All US insurance companies that make direct claims payments to US residents who are Medicare beneficiaries are, or will soon be, required by Section 111 of the Medicare, Medicaid, and SCHIP Extension Act of 2007 (P.L. 110-173) (Section 111) to report these payments to the Centers for Medicare & Medicaid Services (CMS). Although CMS states that Section 111 applies equally to foreign carriers, it is not clear whether the requirements will be enforceable against them.

Background

Section 111 added new mandatory reporting requirements for group health plans (GHPs) (42 U.S.C. 1395y(b)(7)) and for Liability Insurance (including Self-Insurance), No-Fault Insurance, and Workers’ Compensation plans, collectively referred to as “non-group health plans” (NGHPs) (42 U.S.C. 1395y(b)(8)), pertaining to when claims involving Medicare beneficiaries need to be reported to CMS. Section 111’s purpose is to reinforce Medicare’s status as a secondary payer for coordination of benefits purposes, and to prevent Medicare from paying for the same services for which reimbursement is available under other plans.

Section 111 became effective July 1, 2009, and all GHP “responsible reporting entities” (RREs) were required to begin reporting electronically by October 1, 2009. NGHP RREs are currently in a testing period and all will be required to begin reporting between April 1, 2010 and June 30, 2010, based on a schedule determined by CMS’s Coordination of Benefits Contractor.

There are many policy, procedural and technical issues still to be resolved relating to Section 111, and CMS has been accepting emailed comments and questions and holding frequent “Town Hall Teleconferences” in its effort to identify gaps and ambiguities in its published guidelines. Some of the more important issues have been addressed by CMS in a series of Alerts.

Applicability to Foreign Insurers

One of the most interesting unresolved legal issues is whether Section 111 gives CMS the right to assert extraterritorial jurisdiction on foreign liability insurance companies who make direct claims payments to US residents. Although Section 111 itself is silent regarding its potential applicability to foreign carriers, CMS has stated that Section 111 applies to them. CMS’s December 29, 2009 Alert (“Registration Guidelines for Liability Insurance (Including Self-Insurance), No-Fault Insurance, or Workers’ Compensation Responsible Reporting Entities (RREs) Who Are Foreign Entities”) states:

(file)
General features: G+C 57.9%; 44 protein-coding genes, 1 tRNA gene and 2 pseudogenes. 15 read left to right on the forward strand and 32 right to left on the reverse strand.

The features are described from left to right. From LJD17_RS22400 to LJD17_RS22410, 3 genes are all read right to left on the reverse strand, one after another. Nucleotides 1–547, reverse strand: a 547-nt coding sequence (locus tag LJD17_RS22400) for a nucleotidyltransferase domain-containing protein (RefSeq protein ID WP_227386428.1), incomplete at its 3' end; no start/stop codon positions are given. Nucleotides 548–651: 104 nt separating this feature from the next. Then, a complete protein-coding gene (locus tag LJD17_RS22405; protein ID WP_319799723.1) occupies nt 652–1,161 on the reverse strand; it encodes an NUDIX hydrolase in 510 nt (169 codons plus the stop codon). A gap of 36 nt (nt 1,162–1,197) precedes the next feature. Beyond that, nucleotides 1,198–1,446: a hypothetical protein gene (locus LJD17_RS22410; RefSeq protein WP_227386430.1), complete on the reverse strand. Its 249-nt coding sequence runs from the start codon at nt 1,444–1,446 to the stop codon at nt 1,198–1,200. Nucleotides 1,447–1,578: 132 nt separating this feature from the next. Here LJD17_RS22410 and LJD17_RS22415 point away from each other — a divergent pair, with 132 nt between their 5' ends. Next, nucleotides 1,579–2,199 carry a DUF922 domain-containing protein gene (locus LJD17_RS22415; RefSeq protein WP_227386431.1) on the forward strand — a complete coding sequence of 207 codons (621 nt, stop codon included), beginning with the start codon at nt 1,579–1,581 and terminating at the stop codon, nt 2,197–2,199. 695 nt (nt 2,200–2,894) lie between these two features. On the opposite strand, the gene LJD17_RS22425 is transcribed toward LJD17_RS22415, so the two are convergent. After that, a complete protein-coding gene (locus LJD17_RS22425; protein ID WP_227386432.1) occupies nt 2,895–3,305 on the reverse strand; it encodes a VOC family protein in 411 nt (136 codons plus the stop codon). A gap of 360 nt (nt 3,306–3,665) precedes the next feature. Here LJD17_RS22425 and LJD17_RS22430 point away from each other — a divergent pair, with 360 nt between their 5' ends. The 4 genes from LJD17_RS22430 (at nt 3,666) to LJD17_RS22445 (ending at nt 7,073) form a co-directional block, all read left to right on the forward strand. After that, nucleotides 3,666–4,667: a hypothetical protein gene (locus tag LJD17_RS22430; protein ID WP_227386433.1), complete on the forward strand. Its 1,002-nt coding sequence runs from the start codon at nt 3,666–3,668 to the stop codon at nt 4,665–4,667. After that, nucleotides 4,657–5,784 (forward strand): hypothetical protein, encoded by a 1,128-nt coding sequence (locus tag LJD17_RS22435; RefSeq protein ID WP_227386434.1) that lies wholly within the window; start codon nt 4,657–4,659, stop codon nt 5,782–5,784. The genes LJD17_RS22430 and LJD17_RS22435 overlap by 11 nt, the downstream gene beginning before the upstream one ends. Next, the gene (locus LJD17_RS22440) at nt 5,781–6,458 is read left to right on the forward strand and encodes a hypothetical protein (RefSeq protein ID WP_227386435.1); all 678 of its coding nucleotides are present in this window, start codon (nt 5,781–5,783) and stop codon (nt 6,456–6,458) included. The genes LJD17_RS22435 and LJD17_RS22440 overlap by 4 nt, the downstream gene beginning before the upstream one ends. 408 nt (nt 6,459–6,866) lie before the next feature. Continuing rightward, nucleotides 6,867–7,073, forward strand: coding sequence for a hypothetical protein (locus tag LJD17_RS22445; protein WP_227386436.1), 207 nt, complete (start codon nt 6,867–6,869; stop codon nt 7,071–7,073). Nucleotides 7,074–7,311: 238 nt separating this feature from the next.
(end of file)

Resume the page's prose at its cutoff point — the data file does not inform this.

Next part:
Foreign entities will follow the same registration and reporting procedures, and have the same responsibility and accountability for data as domestic RREs. The delay in registration for foreign entities does not change the July 1, 2009 reporting date requirements associated with “Ongoing Responsibility for Medicals” (ORM) or the January 1, 2010 reporting date requirements associated with “Total Payment Obligation to Claimant” (TPOC) amounts.

The CMS Alert further “encourages foreign entities that do not have a U.S. TIN [Tax Identification Number] or EIN [Employer Identification Number] to apply at this time for a U.S. EIN” in order to be ready to register by April 1, 2010 for reporting, which will presumably be required of them later in 2010.

Analysis

There is a long-standing presumption in the US against extraterritorial jurisdiction, dating back to the Supreme Court case Foley Bros., Inc. v. Filardo, 336 U.S. 281 (1949), and federal courts have consistently followed Foley in denying extraterritorial application of statutes without a clear congressional expression of intent to the contrary. Notwithstanding CMS’s understandable interest in having Section 111 apply to all insurers, wherever located, it is not clear how the law could be enforced against a foreign insurer that pays claims to US residents but that has no official US presence. If the insurer does not market its products within the US or to US residents, even being publicly identified as a scofflaw might have little effect on its business. The issue would become more complicated, however, and the range of potential consequences successively more difficult to predict, in the following scenarios:

  • A Section 111 violator domiciled in another country could have a US branch, or a related legal entity that is domiciled or does business in the US
  • The foreign insurer could have a broker or agent doing business in the US
  • The foreign insurer could have, under the same corporate umbrella, a technically unrelated sister entity that does business in the US The foreign insurer could use a US-based third party administrator to process its claims1

In any of the foregoing fact situations (and undoubtedly others), even if the courts were to deny extraterritorial application of Section 111, it remains to be seen whether a foreign insurer might be subject to indirect enforcement of Section 111 through an affiliate or agent. In addition, a foreign insurer that markets its products in the US, which might otherwise be inclined to ignore its Section 111 reporting responsibilities, might be justifiably concerned that a technical violation of Section 111 would result in its name appearing on a list of violators and tarnish its reputation.

Conclusion

The possible extraterritorial application of Section 111 is but one of the difficult legal questions that will need to be addressed by CMS, and perhaps the courts, in the months and years ahead. All foreign insurers who pay claims to US residents would be well advised to monitor CMS’s forthcoming public releases for further guidance on these complex issues.